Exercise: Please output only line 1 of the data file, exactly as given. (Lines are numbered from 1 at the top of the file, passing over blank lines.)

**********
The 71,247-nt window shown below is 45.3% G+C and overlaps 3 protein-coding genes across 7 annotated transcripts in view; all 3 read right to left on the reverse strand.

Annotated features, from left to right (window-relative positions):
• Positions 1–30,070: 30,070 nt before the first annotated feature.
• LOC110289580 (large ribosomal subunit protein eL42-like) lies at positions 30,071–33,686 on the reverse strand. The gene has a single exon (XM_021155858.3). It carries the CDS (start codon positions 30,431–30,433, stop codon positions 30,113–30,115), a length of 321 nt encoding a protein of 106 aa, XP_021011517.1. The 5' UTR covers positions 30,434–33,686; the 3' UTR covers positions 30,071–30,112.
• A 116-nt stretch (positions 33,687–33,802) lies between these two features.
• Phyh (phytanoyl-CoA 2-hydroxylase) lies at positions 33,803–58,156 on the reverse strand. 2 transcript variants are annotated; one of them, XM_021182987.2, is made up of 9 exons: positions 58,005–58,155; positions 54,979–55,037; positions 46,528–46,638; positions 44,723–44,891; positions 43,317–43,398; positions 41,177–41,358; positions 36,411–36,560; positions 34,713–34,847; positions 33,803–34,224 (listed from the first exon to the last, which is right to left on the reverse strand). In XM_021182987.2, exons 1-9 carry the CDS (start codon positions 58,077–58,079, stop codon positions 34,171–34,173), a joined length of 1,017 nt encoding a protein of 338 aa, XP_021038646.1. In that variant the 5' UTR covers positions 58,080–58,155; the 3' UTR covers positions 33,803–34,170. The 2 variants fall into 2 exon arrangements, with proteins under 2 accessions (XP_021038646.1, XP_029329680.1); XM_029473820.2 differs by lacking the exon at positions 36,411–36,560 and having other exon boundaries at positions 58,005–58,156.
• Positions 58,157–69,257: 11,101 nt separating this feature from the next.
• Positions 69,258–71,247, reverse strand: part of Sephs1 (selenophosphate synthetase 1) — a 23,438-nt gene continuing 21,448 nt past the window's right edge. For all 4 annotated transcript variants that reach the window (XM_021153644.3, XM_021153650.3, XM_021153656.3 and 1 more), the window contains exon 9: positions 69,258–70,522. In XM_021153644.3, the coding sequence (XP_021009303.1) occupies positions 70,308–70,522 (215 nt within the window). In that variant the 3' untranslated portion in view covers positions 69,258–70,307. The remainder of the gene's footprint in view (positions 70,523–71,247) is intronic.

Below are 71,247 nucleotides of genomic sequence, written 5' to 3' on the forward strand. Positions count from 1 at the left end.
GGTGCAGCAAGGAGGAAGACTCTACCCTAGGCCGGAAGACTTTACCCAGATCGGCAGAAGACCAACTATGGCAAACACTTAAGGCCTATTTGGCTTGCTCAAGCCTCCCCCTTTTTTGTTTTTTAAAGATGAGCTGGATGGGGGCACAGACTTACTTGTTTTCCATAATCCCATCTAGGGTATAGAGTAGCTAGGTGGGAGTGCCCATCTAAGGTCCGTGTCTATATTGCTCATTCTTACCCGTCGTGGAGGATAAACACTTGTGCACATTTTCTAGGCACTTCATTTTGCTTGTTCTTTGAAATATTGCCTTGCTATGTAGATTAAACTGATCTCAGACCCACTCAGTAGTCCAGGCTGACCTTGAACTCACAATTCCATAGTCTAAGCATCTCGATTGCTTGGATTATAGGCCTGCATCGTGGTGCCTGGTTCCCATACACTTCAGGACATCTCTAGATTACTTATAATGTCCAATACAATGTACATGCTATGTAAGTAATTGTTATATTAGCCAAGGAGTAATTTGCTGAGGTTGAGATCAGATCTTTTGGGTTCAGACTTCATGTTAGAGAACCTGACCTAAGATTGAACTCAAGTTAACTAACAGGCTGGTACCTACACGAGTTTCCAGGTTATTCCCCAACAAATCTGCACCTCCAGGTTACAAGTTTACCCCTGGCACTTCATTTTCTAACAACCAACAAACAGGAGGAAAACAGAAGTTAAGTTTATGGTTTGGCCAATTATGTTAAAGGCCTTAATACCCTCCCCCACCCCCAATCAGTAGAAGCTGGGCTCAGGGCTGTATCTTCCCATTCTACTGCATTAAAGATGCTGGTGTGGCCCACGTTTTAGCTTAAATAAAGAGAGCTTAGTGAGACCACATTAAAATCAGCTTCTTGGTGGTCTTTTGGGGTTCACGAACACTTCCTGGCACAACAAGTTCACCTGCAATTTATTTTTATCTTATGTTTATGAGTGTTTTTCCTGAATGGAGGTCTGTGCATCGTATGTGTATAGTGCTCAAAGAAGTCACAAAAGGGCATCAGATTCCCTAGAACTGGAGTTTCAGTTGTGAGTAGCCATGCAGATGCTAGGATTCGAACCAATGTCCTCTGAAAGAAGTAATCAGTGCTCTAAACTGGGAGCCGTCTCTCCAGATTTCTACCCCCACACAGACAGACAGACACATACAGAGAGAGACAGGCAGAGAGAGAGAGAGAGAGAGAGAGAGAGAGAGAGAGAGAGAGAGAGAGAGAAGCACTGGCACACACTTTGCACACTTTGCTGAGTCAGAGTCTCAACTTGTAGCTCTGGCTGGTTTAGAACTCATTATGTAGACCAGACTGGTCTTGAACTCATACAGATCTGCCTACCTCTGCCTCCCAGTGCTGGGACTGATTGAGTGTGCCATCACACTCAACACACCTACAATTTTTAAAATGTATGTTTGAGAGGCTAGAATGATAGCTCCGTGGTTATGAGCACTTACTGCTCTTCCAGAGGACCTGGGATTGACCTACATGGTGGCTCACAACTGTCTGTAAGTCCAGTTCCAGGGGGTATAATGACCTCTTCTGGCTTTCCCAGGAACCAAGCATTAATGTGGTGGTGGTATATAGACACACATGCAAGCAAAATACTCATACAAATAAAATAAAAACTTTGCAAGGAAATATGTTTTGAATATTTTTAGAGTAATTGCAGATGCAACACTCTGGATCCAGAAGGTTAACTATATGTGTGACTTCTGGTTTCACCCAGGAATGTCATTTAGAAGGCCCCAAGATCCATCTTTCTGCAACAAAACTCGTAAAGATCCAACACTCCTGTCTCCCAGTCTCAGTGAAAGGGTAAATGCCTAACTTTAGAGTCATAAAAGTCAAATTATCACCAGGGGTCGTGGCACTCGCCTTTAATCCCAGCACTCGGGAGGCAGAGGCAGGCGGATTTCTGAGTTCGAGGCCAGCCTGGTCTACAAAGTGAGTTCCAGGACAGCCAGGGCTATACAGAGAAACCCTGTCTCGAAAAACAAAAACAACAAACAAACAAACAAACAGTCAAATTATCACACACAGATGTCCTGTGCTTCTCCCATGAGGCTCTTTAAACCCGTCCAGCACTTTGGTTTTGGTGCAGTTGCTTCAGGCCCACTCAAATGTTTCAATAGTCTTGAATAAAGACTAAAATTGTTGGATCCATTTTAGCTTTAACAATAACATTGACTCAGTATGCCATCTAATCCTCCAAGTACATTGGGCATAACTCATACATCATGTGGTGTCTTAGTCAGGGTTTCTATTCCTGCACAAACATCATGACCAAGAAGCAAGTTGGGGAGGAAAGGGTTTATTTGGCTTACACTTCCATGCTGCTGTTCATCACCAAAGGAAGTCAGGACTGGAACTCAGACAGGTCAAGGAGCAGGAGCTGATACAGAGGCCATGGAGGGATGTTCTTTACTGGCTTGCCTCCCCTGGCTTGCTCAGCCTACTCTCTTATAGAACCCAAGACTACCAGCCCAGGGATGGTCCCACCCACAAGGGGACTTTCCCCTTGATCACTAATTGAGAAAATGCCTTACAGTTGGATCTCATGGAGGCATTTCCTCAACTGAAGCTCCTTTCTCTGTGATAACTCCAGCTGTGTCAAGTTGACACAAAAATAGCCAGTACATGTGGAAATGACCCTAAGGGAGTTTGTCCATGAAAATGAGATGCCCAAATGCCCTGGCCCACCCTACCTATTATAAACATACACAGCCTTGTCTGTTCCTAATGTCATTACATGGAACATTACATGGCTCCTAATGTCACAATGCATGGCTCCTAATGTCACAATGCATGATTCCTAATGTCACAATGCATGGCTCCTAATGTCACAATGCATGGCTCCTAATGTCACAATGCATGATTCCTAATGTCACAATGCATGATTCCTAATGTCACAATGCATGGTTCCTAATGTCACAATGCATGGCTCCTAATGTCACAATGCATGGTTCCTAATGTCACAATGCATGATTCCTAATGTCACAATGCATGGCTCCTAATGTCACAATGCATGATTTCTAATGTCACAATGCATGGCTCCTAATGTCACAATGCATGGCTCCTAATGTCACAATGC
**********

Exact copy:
The 71,247-nt window shown below is 45.3% G+C and overlaps 3 protein-coding genes across 7 annotated transcripts in view; all 3 read right to left on the reverse strand.